Warning of a future where America could lag other nations, President Barack Obama on Dec. 6 called for more spending on education, innovation, and infrastructure to ensure that doesn’t happen.
Without detailing specific new proposals, the president told community college teachers and students it was time for an American “Sputnik moment,” referring to the 1957 Soviet satellite launch that jolted the U.S. into jump-starting its own space and science programs.
“We need a commitment to innovation we haven’t seen since President Kennedy challenged us to go to the moon,” Obama said.
The speech was a preview of Obama’s State of the Union address early in 2011, and his 2011 agenda as he grapples with a divided Congress over the next two years, aides said.
“Right now the hard truth is this,” Obama said. “In the race for the future, America is in danger of falling behind. That’s just the truth. And if you hear a politician say it’s not, they’re just not paying attention.”
The president set out a goal that no politician would dispute: for America “to win the future.”
The disagreements will come over how to get there, with Republicans certain to be skeptical of any new program that costs tax dollars.
The first “Sputnik moment” spurred President Dwight D. Eisenhower to fund an educational initiative to increase the number of scientists and engineers in a nonmilitary setting, said American University public policy professor Howard McCurdy, an expert on space and technology history. It was without a specific goal, but it was given a goal to get to the moon and made more of a race and militaristic by President John F. Kennedy, McCurdy said.
McCurdy said that while a jolt of innovation is needed for the country, he’s not sure what type of precipitous major event a Sputnik moment Obama is referring to. Usually, it requires “a Pearl Harbor, a shock to the system,” and is followed by something new and major, neither of which is occurring, he said.
Obama acknowledged the hard reality of the country’s fiscal woes, and said he’d be looking at the recent proposals from his budget commission to find ways to trim deficits over the short term.
But, the president said, “I will argue and insist that we cannot cut back on those investments that have the biggest impact on our economic growth.”
He said that cutting spending on education, research and development, and green technologies would be like trying to reduce the weight of an airplane by removing the engine.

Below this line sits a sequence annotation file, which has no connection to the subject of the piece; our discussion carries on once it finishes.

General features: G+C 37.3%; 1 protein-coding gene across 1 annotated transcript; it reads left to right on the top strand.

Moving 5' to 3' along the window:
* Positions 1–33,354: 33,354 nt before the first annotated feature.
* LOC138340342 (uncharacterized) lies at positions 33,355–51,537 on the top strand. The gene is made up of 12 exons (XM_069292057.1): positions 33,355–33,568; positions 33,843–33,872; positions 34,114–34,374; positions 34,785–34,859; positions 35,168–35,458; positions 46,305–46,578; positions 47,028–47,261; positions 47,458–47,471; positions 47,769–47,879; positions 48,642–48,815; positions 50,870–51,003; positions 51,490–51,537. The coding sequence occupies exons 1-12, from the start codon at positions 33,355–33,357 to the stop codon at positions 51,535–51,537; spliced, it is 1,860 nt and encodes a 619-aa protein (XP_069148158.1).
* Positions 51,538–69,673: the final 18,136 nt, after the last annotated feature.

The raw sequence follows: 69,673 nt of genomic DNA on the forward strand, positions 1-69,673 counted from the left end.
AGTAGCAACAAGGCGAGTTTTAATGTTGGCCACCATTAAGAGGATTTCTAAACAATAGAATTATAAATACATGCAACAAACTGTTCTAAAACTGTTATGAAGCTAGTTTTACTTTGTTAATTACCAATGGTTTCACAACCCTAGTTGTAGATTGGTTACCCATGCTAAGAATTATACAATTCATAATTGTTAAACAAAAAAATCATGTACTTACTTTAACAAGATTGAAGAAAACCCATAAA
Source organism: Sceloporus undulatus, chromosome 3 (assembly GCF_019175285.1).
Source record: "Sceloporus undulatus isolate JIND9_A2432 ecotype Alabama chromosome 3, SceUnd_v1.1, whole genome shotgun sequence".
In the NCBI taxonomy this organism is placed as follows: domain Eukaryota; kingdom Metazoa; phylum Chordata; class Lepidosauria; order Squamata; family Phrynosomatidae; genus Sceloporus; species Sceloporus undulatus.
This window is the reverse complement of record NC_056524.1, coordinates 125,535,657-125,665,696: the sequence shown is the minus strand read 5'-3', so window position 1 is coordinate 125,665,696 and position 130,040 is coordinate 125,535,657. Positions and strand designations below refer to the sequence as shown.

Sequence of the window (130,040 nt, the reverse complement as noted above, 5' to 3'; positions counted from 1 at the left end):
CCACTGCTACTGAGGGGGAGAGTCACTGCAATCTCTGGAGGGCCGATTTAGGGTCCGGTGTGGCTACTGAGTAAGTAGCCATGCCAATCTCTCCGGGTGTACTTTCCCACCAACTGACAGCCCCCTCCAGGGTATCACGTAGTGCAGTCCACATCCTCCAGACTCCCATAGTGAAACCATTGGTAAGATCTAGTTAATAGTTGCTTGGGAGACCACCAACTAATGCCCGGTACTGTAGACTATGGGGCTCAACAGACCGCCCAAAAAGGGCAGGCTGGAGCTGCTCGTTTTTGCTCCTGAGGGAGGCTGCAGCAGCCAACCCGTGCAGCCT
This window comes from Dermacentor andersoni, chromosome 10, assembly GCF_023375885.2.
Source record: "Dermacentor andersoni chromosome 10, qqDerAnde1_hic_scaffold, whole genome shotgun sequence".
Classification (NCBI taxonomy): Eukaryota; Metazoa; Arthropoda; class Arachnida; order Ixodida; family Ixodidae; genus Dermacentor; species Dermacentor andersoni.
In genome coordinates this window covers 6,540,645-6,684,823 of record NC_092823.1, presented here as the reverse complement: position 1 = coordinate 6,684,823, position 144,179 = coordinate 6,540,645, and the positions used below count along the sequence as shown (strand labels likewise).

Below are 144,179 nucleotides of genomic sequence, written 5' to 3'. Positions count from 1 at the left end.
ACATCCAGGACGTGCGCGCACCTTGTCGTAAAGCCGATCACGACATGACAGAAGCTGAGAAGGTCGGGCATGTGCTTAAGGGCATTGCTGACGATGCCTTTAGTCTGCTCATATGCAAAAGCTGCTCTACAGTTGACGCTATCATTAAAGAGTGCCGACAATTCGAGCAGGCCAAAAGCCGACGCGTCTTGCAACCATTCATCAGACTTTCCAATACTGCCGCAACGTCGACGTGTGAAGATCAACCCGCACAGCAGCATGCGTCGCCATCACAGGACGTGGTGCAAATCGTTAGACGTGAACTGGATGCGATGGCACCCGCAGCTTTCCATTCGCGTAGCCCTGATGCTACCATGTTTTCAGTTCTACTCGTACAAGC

“We’ve got to have a long-term vision about where we want to be 10 years from now, 20 years from now, 30 years from now,” he said.
Obama also used his speech at Forsyth Technical Community College to press for a compromise on the continuation of Bush-era tax cuts, reiterating his position that no upper-income tax cuts should be extended unless jobless benefits are as well.
Even as Obama spoke in Winston-Salem, negotiations were under way in Washington toward a deal that would extend jobless benefits along with a temporary extension of all the tax cuts. Such a deal would fall short of Obama’s long-stated goal of extending tax cuts for middle-income people while letting cuts expire for the rich.
The president seemed resigned to a compromise, saying a solution must be found to keep middle-class taxes from going up, “even if it’s not 100 percent of what I want or what the Republicans want.”
But the president insisted he’d be resolute in ensuring America’s competitiveness. He reeled off a string of statistics showing Asian nations and other countries pulling ahead of the U.S. in certain areas, science graduates among them.
The nation needs more high-speed rail, broadband internet access, and spending on roads and bridges, he said.
“Today China has the fastest trains and the fastest supercomputers in the world,” the president said.
He called for “flipping the script” on trade so the U.S. sells more to other nations than it buys from them.
Obama said he chose to speak at Forsyth Technical Community College because it’s a model of an educational institution that supplies everyone from high school graduates to laid-off auto workers with new skills to work in industries of the future.
Before his remarks he toured classrooms full of students in lab coats experimenting on cells and chromosomes, the sort of work he says will produce high wages and a competitive edge for the country.